After she left, I realized that, other than lunch, our main activity had been assembling and using the push mower. And talking girl-talk, of course!  We had a wonderful time. What mattered most was not what we did nor where we went. What mattered most was that we were together. 

It was a day of sweet, simple pleasures. For just a few hours, Christy shared my life, and the enthusiasm she expressed helped me see once again the beauty and sweetness of this unusual life of mine. It turned out the weeds in my garden and the vines in my azaleas weren't nearly as important as the overall picture here. I'm not just savoring our visit this afternoon, I'm savoring my life. 

What about you? Has your life become so routine that you've begun to miss the beauty and sweetness of it?  Perhaps you, too, need to view your piece of the world through different eyes, look past the weeds and vines, and, once again, delight in the good. 




Excitement in the Boat: The Wind of Judgment (part 5, Luke. 8:23)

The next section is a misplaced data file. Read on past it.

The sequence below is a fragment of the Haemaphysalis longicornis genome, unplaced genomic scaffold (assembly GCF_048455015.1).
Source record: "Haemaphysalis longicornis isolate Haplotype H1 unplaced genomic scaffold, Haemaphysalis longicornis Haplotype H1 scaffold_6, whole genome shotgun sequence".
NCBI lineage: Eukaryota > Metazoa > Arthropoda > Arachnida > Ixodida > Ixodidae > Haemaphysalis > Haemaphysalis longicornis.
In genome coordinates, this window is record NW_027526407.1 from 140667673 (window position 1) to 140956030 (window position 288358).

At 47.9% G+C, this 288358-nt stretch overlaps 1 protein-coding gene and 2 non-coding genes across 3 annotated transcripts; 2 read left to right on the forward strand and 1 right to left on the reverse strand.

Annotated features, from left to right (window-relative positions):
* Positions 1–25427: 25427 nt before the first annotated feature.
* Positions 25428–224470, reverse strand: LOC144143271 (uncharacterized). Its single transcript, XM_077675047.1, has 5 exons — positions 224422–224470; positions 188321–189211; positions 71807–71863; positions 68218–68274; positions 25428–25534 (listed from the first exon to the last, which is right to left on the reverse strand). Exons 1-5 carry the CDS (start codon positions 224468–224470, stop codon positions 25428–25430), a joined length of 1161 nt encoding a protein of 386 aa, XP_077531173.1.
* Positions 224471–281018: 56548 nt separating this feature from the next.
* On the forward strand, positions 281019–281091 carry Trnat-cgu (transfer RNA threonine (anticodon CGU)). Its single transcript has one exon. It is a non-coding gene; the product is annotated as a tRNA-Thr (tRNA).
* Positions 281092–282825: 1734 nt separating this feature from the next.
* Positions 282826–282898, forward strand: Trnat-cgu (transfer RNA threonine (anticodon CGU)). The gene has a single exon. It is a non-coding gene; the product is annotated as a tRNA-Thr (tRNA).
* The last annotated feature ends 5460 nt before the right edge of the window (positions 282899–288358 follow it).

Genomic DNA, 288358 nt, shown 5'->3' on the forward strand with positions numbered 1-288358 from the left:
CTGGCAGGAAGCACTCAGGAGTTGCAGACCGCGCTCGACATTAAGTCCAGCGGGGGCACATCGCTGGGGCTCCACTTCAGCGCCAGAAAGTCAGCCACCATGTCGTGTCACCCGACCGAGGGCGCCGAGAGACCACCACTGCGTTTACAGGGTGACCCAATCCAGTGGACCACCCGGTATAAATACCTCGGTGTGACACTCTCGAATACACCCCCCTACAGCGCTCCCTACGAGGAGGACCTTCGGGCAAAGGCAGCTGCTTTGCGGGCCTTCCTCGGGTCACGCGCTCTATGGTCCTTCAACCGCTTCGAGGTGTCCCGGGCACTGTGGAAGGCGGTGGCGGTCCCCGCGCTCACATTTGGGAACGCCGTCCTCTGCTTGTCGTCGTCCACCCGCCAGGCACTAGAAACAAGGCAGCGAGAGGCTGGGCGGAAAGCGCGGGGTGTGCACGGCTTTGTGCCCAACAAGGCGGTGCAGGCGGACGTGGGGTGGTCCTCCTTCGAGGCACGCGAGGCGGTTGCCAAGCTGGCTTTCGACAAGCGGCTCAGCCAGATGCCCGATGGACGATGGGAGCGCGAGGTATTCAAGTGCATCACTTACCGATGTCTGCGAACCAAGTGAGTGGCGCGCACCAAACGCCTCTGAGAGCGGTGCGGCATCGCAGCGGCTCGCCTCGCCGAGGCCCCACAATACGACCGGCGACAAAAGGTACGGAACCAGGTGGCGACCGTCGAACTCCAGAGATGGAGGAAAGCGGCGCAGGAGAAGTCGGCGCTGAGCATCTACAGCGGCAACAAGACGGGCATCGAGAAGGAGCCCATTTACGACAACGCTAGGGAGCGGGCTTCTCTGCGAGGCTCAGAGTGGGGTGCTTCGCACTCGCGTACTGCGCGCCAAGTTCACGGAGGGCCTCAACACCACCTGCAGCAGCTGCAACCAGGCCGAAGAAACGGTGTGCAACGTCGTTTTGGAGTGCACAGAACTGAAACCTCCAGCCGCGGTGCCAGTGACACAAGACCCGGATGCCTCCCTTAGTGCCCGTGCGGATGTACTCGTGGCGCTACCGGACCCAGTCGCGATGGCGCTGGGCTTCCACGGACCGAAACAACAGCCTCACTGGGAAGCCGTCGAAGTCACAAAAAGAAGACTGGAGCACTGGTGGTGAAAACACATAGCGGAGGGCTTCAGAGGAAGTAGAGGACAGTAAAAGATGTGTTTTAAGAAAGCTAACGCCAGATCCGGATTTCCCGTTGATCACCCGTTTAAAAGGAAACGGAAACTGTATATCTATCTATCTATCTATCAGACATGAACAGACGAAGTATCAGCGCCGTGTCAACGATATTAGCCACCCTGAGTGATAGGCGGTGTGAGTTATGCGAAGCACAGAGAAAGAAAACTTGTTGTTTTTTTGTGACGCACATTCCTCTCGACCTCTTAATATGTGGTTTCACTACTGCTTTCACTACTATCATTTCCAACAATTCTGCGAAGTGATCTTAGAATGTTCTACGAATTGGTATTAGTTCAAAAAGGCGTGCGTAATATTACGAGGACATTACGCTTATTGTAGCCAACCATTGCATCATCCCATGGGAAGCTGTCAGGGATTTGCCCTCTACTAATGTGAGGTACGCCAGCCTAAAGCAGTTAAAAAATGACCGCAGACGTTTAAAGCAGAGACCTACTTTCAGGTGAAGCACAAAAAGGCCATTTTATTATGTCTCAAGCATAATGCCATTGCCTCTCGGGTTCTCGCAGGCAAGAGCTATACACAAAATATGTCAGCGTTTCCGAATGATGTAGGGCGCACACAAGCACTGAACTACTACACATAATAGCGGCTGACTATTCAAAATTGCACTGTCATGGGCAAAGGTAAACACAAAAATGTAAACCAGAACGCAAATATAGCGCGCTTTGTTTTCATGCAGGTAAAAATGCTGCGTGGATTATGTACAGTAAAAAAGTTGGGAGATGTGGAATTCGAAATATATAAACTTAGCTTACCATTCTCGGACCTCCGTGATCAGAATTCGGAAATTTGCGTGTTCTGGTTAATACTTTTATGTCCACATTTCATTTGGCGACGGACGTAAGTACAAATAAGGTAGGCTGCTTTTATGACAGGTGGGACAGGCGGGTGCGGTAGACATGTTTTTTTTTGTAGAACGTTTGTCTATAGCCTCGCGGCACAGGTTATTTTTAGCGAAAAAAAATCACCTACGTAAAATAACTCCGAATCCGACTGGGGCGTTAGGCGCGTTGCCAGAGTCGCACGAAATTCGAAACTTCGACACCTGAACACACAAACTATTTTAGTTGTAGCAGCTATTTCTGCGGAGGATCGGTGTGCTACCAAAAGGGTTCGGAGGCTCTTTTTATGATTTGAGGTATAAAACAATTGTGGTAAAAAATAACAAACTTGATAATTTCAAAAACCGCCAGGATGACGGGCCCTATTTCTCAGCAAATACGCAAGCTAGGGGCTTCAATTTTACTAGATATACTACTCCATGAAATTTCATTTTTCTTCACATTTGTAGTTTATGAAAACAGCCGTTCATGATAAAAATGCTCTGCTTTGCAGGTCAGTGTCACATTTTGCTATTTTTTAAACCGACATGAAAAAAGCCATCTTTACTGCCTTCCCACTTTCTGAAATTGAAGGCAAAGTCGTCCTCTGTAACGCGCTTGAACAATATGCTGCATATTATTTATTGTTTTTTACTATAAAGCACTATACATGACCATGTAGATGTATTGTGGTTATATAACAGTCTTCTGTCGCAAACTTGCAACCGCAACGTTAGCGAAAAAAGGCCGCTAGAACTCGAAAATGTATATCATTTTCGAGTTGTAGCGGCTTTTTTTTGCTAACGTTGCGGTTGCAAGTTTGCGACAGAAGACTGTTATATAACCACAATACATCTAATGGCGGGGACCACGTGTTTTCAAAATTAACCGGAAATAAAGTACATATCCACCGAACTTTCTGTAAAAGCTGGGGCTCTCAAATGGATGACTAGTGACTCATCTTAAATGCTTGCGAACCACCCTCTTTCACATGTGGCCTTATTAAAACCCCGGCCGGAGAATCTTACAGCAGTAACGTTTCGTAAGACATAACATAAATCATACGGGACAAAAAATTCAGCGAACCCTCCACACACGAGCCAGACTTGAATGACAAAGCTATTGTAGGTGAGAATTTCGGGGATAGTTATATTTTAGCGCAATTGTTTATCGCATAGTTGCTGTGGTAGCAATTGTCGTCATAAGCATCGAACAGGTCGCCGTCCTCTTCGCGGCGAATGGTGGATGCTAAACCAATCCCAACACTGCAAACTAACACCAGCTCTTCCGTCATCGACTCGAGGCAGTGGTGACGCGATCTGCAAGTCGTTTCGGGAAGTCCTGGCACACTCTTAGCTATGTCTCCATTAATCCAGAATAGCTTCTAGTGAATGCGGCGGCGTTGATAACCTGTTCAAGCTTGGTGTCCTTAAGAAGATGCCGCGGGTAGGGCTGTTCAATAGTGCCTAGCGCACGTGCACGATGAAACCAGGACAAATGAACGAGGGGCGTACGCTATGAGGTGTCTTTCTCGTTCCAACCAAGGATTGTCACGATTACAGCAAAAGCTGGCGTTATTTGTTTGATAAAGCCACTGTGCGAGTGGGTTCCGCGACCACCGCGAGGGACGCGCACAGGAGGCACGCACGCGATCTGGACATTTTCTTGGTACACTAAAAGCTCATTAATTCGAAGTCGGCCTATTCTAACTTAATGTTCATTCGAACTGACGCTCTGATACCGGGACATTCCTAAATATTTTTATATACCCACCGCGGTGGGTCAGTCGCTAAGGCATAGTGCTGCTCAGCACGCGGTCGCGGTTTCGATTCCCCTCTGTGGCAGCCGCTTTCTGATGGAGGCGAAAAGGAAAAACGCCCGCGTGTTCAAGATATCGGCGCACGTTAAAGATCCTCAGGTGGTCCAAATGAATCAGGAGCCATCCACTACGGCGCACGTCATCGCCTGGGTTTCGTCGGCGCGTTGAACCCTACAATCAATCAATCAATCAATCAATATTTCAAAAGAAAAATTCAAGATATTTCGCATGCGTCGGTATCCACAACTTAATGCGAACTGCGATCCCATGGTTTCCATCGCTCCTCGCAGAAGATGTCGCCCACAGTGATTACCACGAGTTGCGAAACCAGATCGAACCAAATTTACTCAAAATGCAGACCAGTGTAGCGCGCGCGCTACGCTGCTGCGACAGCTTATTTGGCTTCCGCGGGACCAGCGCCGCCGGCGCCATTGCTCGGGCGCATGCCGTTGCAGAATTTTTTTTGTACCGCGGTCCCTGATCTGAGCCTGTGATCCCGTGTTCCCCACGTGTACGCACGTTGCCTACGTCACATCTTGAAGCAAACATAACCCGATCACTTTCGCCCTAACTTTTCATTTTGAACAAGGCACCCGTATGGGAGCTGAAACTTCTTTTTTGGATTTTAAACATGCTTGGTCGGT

But as they were sailing along He fell asleep; and a fierce gale of wind descended on the lake, and they began to be swamped and to be in danger. (Luke 8:23 NASB)

We saw yesterday that the word translated as "fierce gale" literally means a whirlwind or hurricane. The word translated as "wind" is a bit of a surprise. anemos does mean a violent, whirling wind, but is used in Jeremiah and Daniel to indicate the four compass points, or corners of the earth, and (in those passages) symbolizes the judgment of God. 

What a perfect word to describe our human condition! When we are trapped in the whirlwind that sin always brings, facing the consequences that always follow, as well as the discipline of God, our Lord is ever near and ready to come to our aid. Instead of calling out to Jesus in our need, what do we do?  We manage the whirlwind as best we can, bailing like crazy, and putting ourselves in unnecessary danger. 

There is a tendency to think, "Well, I got myself into this, and I can get myself out," but that is flawed thinking. If we could "get ourselves out" of the whirlwind resulting from sin, the sacrifice of Jesus on the cross would not have been necessary. 

Dear ones, there is no better way to handle the whirlwinds we face, whether they be as a result of our own choices or the unfolding of life, than to cry out to the One who can still the storm. Are you facing a whirlwind? Whatever the source of the wind, Jesus can handle it. Cry out to Him in your need and on behalf of those you love. He is near and will not fail you. He can help, and He will. 
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The link to last night's Friday Night with Friends is here: http://leannahollis.blogspot.com/2014/07/friday-night-with-friends-difference.html